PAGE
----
As shown in L2’s recent report on the state of social media, Instagram is by far the coolest platform nowadays, and the weapon of choice of many brands, eager to connect (i.e. sell) to Millennials.
Snapchat is still a weird, hard to understand (for brands) monster, and Facebook is just the most boring thing around, therefore Instagram is having its King kinda moment. Still, too many brands know “what” to do with and on Instagram, but is the “how” part that is the hardcore and difficult one.
So, here’s a compilation of interesting posts and articles on the topic.
‘Retail brands aimed at Gen Z, especially teenagers, are finding a positive correlation between post frequency and engagement. That makes sense: 33 percent of teens call Instagram their go-to social platform, according to a recent Piper Jaffray study.
And Instagram is also important because it lets retail brands include user-generated content and curate it, said Laura Tierney, social media director at McKinney. And being able to link out and create shoppable feeds, via third-party programs like Like2Buy, also helps these retailers move from content to commerce.’
- Abercrombie & Fitch (2.7 million followers) is using the platform for a heavy rebranding operation
- Aeropostale (3.2 million followers) is all about the lifestyle, and products are basically never featured
- Urban Outfitters (4.1 million followers) ‘lets its Instagram community shop its feed with “UO Community,” a dedicated webpage that features items from its Instagram feed with a direct link to buy them.’
Moreover, the latter, ‘which targets younger teens than Abercrombie does, has made Instagram and Snapchat its focus.’
Talking about luxury fashion brands and Instagram:
‘Selfies, sex positivity and spoofing Zoolander – we could all learn a thing or two from fashion’s king of the ’gram’ say the fellows at DAZED.
Glen Luchford – the artist behind Gucci’s latest campaigns, includingthe one featuring the peacock – is no spring chicken, as he’s been around the business of fashion for some thirty years, still his website –http://glenluchford.com/ – is just a page with a link to his Instagram account, which is an interesting collection of his pictures and other art and fashion-related inspiring images, including this “unusual” portrait of Johnny Rotten.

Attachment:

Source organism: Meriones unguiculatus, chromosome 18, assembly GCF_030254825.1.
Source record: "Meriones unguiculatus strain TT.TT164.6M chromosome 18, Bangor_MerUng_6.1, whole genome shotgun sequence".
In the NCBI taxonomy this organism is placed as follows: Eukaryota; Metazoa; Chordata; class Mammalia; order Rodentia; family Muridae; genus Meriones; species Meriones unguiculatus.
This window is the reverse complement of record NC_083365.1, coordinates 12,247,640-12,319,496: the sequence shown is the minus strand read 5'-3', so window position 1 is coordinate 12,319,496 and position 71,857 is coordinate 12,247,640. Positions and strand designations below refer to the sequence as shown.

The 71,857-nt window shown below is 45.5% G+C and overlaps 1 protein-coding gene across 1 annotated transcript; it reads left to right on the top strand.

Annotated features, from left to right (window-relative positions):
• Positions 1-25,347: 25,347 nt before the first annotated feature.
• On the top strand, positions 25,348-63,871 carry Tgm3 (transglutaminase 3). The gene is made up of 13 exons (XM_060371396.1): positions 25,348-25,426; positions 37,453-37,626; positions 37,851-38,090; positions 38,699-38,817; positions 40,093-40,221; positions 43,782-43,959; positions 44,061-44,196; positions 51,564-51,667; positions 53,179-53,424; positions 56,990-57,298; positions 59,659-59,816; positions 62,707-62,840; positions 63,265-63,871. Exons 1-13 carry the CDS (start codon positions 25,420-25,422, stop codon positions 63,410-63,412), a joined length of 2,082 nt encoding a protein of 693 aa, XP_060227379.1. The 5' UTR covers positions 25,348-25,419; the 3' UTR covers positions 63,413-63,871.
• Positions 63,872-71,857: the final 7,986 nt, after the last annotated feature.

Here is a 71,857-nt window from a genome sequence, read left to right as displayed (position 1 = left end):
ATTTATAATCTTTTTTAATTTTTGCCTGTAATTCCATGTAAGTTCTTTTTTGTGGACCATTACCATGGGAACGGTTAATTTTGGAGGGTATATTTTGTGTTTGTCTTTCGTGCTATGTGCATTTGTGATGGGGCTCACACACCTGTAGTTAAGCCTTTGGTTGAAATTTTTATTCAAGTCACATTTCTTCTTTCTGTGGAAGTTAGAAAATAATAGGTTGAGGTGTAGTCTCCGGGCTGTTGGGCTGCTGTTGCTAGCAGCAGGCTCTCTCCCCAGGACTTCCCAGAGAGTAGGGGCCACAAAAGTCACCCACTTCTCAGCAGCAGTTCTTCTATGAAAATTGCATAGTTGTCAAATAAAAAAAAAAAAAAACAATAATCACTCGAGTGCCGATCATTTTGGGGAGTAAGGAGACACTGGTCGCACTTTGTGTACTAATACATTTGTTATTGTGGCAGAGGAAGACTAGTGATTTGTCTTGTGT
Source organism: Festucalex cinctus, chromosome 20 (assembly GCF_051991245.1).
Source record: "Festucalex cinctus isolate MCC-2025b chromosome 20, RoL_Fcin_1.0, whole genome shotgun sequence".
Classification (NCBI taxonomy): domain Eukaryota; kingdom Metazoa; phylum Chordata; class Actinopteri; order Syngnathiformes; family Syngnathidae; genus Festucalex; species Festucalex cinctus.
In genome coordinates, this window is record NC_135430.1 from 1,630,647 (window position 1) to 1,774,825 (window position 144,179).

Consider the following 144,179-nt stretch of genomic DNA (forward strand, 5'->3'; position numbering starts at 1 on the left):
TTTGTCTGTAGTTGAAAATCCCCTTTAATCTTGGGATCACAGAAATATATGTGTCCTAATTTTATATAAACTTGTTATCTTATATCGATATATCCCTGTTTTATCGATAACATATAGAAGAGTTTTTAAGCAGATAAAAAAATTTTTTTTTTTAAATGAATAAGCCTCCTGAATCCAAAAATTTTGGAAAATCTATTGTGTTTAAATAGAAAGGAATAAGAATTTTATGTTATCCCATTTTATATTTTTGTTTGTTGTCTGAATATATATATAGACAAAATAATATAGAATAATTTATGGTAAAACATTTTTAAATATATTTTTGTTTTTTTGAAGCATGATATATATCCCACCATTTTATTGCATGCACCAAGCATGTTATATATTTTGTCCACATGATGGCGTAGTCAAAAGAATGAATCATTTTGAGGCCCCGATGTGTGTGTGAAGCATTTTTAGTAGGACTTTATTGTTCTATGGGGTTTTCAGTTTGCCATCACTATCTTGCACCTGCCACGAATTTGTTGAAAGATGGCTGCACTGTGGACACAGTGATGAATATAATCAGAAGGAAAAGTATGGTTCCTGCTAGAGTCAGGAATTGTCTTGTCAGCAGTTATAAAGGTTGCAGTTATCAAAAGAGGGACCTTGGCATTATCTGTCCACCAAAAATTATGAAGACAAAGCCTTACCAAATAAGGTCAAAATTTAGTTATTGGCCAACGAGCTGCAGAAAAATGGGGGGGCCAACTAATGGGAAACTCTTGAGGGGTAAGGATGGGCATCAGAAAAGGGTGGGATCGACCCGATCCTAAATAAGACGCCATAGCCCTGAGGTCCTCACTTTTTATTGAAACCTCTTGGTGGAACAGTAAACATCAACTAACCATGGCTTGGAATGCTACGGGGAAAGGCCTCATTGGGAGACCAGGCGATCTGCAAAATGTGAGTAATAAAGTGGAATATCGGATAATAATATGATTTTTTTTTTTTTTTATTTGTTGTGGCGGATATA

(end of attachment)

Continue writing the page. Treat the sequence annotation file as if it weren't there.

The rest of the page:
Business of Fashion recently published an interview with the photographer, in which he offers an interesting idea of what things look like, nowadays: ‘“What’s happening now is fashion has entered its industrial period and shooting a photograph is no longer relevant. It’s eight fashion photographs and a film and social media and some portraits and an interview. So you’re not really a photographer and that word isn’t even relevant. I don’t know what we are anymore.”’
‘The influence of Instagram on fashion has gone beyond mega-models getting thousands of ‘likes’. Instagram is now the place where sales are made and retailers discover new designers’
‘The love-in between Instagram and fashion could be summed up by the most liked picture of the last five years: the selfie of model Kendall Jenner lying on the floor in a lace dress with her hair arranged into hearts. It gained 3.1m likes and, with the hashtag “hearthair”, more than 10,000 followers shared their versions of the picture. This is the extreme end of online influence but it does demonstrate what fashion has known for a while. In a world where nothing happens unless it’s on Instagram, the # is everything – and retailers are using it for commercial gain.
Moreover, ‘Sarah Rutson, vice president of global buying at Net-a-porter, uses Instagram as a resource for her team to “find a particular product or type of brand that we think fills a gap in our offering”. This was the way the site found Martiniano. A small Argentinian brand that first made the glove shoe, since popularised by the distinctly un-web-friendly Céline (which doesn’t sell online), this was a way of circumventing Céline’s e-commerce black out and allowing her customers to get the look. “It was a ‘bingo’ moment,” says Rutson.’